A 2WD Hybrid-Electric Motorcycle for the US Military?

In the coming years, US special forces may be riding a tw0-wheel drive, hybrid-electric, multi-fuel motorcycle co-developed by BRD Motorcycles and Logos Technologies. Helping make this project possible is a Small Business Innovation Research grant from DARPA. The goal is to make a single-track vehicle for US expeditionary and special forces that will be nearly silent in operation, yet also capable of traveling long distances. Details on the proposed machine are light, of course, but it sounds like the 2WD dirt bike will be based off the BRD RedShift MX (shown above), and use an electric drivetrain, as well as a multi-fuel internal combustion engine to achieve its goals.

Colin Edwards Will Retire from Racing after 2014 Season

Announcing his decision during the pre-event press conference for the Red Bull Grand Prix of the Americas, Colin Edwards told the assembled press that 2014 would be the Texan’s last season racing a motorcycle. Citing a lack of improvement on his performance in pre-season testing and at the Qatar GP, Edwards decision perhaps answers the lingering question in the paddock of when the American rider would hang-up his spurs after an illustrious career in AMA, WSBK and MotoGP. Talking about his inability to come to terms with the Forward Yamaha, which Aleix Espargaro was able to take to the front of the pack in Qatar, Edwards was at a loss when it came to understanding the Open Class machine and his lack of results.

MSF Updates Its Basic RiderCourse Curriculum

It is no surprise that statistics from the NHTSA show that motorcycle accidents and injuries are on the rise. According to the 2012 Motor Vehicle Crash report published by the NHTSA, motorcycle fatalities for that year rose to 4,957, up seven percent from 2011, while injuries increased 15% to 93,000. While the NHTSA statistics are misleading because the motorcycle category includes mopeds, scooters, three-wheelers, pocket bikes, mini bikes, and off-road vehicles, new riders need every advantage they can afford. The Motorcycle Safety Foundation has taken notice of these statistics and has revised the curriculum for its Basic RiderCourse to include a new Basic eCourse, which students will take prior to in-person instruction.

Yamaha Trademarks “R1S” & “R1M” at USPTO – “YZF-R1M” Trademarked Abroad – But Why?

Are new Yamaha YZF-R1 models coming down the pipe? That’s the question being asked after trademark filings in the US and abroad tipped off Yamaha Motor’s intention to use “R1S”, “R1M”, and “YZF-R1M” for motorcycle, scooter, and three-wheeled purposes. The filings are being taken as hints towards a possible multiple trim levels of the Yamaha YZF-R1 superbike, with the “S” and “M” designations being different spec machines than the current base model. The “S” nomenclature is a popular one in the two and four-wheeled world, though “M” would certainly be a novel designation, outside of say…BMW.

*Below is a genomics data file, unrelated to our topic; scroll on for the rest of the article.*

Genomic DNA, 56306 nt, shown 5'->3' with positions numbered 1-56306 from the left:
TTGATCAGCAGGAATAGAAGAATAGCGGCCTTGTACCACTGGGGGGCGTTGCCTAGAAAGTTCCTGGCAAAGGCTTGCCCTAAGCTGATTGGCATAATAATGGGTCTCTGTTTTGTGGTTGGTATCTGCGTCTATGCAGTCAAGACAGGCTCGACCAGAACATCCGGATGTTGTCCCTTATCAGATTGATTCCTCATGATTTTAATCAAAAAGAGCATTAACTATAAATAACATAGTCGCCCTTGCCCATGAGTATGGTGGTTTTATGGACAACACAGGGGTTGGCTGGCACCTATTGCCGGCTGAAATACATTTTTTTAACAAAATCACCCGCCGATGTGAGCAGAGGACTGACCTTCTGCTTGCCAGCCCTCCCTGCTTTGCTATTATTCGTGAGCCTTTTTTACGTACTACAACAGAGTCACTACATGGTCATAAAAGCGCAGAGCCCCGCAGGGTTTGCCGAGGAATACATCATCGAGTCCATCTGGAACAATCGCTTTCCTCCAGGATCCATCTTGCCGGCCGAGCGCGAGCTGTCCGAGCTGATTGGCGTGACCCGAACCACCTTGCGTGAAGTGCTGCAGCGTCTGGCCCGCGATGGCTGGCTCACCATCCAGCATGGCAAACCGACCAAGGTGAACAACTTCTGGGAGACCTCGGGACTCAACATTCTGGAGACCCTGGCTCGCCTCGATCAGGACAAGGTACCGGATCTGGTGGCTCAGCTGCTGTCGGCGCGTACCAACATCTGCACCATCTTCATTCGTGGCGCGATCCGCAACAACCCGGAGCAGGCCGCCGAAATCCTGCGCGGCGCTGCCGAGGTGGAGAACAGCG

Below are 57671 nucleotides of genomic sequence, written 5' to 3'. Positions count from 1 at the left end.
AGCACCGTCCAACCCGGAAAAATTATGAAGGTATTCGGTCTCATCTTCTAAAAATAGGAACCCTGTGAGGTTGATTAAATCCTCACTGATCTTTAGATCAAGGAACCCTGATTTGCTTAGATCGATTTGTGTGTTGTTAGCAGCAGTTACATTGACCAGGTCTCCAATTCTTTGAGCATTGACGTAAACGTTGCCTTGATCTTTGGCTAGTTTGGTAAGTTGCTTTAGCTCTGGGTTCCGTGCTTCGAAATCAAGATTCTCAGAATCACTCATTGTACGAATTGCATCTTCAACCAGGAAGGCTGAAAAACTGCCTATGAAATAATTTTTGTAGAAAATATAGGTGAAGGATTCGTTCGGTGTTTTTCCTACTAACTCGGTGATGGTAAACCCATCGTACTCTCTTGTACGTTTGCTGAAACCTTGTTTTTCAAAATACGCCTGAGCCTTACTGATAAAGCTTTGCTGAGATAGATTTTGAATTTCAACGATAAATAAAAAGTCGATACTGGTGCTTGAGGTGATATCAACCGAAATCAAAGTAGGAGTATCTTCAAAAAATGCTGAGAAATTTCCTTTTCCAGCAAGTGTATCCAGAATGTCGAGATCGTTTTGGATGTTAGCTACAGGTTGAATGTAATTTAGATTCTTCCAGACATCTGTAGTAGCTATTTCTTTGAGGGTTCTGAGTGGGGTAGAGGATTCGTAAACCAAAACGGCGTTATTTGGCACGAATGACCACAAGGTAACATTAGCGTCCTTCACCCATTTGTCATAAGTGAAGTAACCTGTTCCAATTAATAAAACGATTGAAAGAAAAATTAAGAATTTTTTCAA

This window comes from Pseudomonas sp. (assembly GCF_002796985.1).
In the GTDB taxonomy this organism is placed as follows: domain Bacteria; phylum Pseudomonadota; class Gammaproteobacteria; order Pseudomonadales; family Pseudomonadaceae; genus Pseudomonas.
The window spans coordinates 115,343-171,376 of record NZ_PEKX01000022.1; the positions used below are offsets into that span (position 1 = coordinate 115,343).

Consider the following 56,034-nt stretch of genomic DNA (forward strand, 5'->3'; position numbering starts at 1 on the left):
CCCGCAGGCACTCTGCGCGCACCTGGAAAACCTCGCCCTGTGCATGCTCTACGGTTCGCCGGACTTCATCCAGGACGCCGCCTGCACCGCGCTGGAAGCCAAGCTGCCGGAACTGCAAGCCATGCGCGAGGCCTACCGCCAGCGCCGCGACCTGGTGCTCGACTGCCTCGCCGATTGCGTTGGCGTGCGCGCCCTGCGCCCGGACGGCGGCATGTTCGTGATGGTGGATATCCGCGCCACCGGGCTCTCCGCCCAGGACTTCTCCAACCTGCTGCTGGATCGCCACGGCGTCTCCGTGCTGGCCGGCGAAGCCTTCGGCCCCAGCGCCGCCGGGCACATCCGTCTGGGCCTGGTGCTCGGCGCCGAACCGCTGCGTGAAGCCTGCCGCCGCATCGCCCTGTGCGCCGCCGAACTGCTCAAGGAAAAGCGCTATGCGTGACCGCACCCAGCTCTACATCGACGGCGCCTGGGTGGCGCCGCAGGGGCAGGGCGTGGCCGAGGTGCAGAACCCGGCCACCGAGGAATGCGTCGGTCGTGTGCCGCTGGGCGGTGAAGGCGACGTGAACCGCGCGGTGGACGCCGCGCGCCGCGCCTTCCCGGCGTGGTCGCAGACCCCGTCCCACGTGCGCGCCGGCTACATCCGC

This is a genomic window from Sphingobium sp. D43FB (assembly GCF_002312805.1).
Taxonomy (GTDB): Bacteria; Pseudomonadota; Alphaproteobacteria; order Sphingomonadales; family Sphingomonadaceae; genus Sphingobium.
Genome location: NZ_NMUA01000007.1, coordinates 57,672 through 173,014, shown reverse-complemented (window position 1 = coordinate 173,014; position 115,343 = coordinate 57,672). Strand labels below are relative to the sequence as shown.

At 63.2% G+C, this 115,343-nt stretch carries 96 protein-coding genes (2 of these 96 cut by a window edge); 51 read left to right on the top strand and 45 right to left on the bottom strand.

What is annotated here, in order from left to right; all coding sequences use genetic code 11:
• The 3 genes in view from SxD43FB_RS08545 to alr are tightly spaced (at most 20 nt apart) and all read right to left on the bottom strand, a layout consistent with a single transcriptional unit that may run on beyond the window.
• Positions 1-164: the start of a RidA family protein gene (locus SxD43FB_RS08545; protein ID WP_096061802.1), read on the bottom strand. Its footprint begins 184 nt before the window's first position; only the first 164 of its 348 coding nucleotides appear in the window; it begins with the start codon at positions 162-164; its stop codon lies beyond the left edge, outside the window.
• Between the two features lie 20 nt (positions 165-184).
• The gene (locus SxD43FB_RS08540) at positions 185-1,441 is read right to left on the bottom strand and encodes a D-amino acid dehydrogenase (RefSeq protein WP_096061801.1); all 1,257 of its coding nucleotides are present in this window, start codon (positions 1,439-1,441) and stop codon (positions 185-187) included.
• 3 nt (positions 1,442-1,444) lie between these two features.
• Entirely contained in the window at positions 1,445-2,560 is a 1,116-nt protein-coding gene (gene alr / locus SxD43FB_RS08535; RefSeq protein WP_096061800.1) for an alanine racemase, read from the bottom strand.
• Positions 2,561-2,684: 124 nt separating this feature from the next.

Bell & COTA Create Texas-Themed Limited-Edition Helmet

Continuing its theme of making limited-edition helmets for premier-class US rounds, Bell Helmets has teamed up with the Circuit of the Americas and Chris Wood, of Airtrix, to create a Texas-themed Bell Star Carbon helmet, just in time for COTA’s MotoGP race next weekend. Available only until April 13th, the Bell/COTA helmet features a red, white, and blue flag motif on the front, with both the American and State of Texas flags visible, which then wrap around the rear to merge with a hardwood design, reminiscent of the floorboards in a Western saloon. The helmet is also crowned with a Longhorn cattle skull, which adds to the Texan motif. The specially designed helmet also features a horseshoe, the COTA logo, and the 2014 Red Bull MotoGP of The Americas logo.

Aprilia Mounting a Return to MotoGP in 2016

Towards the end of the 800cc era, MotoGP looked to be in dire condition. Grids were dwindling, factories were reducing their participation, and teams were in difficult financial straits indeed. By the end of 2011, there were just 17 full time entries, Suzuki was down to a single rider, and were about to pull out entirely for 2012. How different the situation looks today. In a recent interview with the official MotoGP.com website, Aprilia Corse’s new boss Romano Albesiano gave a brief outline of their plans. The Italian factory will continue to work with the IODA Racing team for 2014 to collect data on the electronics and tires, which they will use as input on an entirely new project being worked on for 2016.

This Is Pretty Much What the Monster 800 Will Look Like

With the advent of the Ducati Monster 1200, it was only a matter of time before Ducati’s middleweight liquid-cooled “Monster 800″ would be spotted, and unsurprisingly the machines have a great deal in common. The one big difference seems to be that the 821cc Monster gets a double-sided swingarm, which has become Ducati’s new way of differentiating between its big and medium displacement models of the same machine, see entry for Ducati 899 Panigale. With the spied Ducati Monster 800 looking ready for primetime, and a pre-fall launch isn’t out of the question. Giving us an excellent glimpse into what the Ducati Monster 800 would look like, Luca Bar has again used his Photoshop skills to render up images of the still unreleased “baby” Monster.